Memory Management


DD::Image::Memory implements a Memory management system providing a shared interface to monitor allocations and deallocations, callbacks for memory information, and adherence to the memory limit set in Nuke’s Preferences.

There are three fundamental parts to the Memory system that plug-in developers should use in order to achieve this:

  • Using DD:Image::Memory’s allocate and deallocate functions

    • Provides a thread-safe mechanism for allocations that also tracks Nuke’s overall memory usage, as well as attempting to free memory when the user-defined limit is reached

  • Registering MemoryHolder objects

    • Allows for objects to receive callbacks for providing extra information on how much memory it’s using and callbacks for freeing memory.

  • Allocators

    • Provides more generalized memory usage information, can be specialized to provide performance increases and provide a simpler way to track memory for info callbacks.

The sections below describe each of these in more detail, including examples of how to use them.

allocate_void/deallocate_void Functions

At the core of the Memory system are allocate_void(size_t) and deallocate_void(void*), which internally do a couple of things.

  • Guaranteed 16-byte alignment cross-platform

  • Before allocating any memory, checks that it’s not about to go above the maximum usage

    • If it is about to go over the memory limit, all registered MemoryHolder objects are sorted by weight and their free callbacks are executed until the memory is sufficiently lowered, or it runs out of registered users.

  • The Memory system then attempts to allocate memory, and if it fails, then it attempts to reduce the memory usage and again tries to allocate, throwing a bad_alloc() exception if no memory can be allocated.

It’s important to note that the current usage reported by DD::Image::Memory may not be the same total as the amount requested. This is because we guarantee 16-byte alignment on all platforms (this is already the case on OSX and Windows), but can also depend on how the OS allocates the memory requested*. It’s this system memory amount that DD::Image uses to determine the current usage, which can be different depending on platform.

For example, on Snow Leopard if you allocate 1040 bytes you actually get 1152 bytes allocated by the system. This is due to how OSX implemented its memory allocations into particular sizes, see for its implementation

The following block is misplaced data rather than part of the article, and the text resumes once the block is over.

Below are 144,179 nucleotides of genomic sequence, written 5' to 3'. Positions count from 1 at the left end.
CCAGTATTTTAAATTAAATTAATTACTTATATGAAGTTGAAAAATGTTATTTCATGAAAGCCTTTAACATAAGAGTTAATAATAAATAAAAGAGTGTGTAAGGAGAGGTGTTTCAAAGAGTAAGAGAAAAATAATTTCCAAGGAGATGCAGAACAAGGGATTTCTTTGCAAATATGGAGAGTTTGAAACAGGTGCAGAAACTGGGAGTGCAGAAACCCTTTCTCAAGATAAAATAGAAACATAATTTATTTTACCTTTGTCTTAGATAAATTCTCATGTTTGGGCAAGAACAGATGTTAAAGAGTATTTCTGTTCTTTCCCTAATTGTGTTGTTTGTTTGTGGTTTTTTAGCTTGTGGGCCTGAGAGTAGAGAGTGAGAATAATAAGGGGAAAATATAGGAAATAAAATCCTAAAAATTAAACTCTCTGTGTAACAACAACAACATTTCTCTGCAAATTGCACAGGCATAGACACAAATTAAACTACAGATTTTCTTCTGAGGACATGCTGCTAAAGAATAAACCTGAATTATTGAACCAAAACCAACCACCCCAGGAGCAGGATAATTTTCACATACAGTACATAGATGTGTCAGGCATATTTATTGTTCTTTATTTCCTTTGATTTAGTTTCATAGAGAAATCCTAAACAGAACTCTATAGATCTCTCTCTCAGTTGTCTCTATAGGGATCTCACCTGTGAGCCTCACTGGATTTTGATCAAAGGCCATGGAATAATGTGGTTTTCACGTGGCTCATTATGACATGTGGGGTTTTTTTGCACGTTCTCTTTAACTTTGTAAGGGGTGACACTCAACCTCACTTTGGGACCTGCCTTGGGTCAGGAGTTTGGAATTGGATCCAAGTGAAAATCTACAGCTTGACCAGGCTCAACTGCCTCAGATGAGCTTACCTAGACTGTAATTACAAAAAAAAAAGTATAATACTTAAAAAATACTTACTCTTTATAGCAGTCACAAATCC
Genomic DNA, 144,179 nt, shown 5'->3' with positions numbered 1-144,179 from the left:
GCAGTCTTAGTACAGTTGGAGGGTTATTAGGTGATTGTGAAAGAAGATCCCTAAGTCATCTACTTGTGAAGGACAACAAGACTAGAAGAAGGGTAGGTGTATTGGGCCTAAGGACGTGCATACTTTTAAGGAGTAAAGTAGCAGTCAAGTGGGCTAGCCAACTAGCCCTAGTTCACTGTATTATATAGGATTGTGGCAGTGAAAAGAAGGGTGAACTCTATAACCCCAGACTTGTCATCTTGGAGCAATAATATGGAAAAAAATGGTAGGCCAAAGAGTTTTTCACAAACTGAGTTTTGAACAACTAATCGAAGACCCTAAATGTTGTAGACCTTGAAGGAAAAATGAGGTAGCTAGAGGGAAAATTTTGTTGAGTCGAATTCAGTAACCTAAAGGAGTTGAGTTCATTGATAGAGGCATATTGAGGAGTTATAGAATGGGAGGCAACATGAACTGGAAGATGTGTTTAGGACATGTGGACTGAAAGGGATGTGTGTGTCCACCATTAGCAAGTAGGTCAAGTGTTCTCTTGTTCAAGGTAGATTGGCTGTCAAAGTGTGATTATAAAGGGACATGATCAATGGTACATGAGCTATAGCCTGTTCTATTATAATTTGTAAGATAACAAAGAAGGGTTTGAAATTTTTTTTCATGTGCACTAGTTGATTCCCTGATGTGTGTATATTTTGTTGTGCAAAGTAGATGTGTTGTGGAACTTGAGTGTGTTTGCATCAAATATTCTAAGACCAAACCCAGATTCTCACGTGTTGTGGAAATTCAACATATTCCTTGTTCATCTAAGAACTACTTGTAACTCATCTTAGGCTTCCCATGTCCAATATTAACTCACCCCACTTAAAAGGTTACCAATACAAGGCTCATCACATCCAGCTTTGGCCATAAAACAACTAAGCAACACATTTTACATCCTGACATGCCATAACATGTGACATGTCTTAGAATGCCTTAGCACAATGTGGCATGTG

To register an object that allocates memory, you are required to implement three pure abstract functions:

  • bool memoryFree( size_t amount ): Called when the memory limit is reached, the user should try and free as much memory as possible so as to allow other operations to use the memory as needed. The amount argument is how much Nuke needs to free in order to get within the memory limit set. Return true if any memory has been freed.

    Note: It’s important to be aware that memoryFree() could be called from within an allocate() call. This is especially important when using locks to ensure other threads aren’t currently using the memory about to be freed. The recommended solution is to only try to lock and if it fails then return.

  • int memoryWeight(): This is used internally to sort the registered objects, sorting by smallest to largest. Returning a large weighting makes it less likely that free calls will be made on it, is used in caching to weight higher based on number of requests.

  • void memoryInfo( Memory::MemoryInfoArray& output, const void* restrict_to ): Provides a mechanism to report how much memory a particular object is using. A user should add a MemoryInfo instance to the vector passed in (this is so a MemoryHolder can report info on more than one instance).

    A MemoryInfo class contains a total usage amount, an owner type (used to get the name of the object that it’s associated with), and an array of key value pairs to add any extra user information.


In addition to the MemoryHolder interface, DD::Image also provides an API for registering Allocators, as well as providing two example allocators used within Nuke.

There are several benefits from using an Allocator:

  • Can be customized for a particular allocation pattern

  • Used to accurately track STL memory usage, (use provided STL macros mFnCreateInstanceSTLAllocator and mFnCreateGlobalSTLAllocator for creating wrapper STL interface classes)

  • Can use as means to track memory for MemoryHolder mentioned above, interface also includes API calls to get high watermark usage.

Creating and registering allocators

To create an allocator and register it with Nuke, create an instance of one of the allocators available in DD::Image, or create a class that implements the IAllocator interface available in DD::Image, and then call register_allocator() to register it.

An allocator cannot be registered more than once, and should be uniquely named. It should also allocate all memory through the allocate_void/deallocate_void calls in DD::Image, so that Nuke can attempt to adhere to the memory limit set.

Heap and Block allocators

Included in DD::Image are two allocators that can be instanced and used by plug-in developers. The relative benefits are described below.


This is a simple, fast, thread-safe allocator that tracks current usage and high watermark levels per instance.


This is a thread-safe allocator that, for a customized range of allocation sizes, creates blocks of a given size and allocated memory from these “buckets”.

Block allocation also reduces the amount of fragmentation and number of system memory calls, at the expense of a memory overhead. It’s used within the 3D system for this exact reason, where lots of small allocations are made.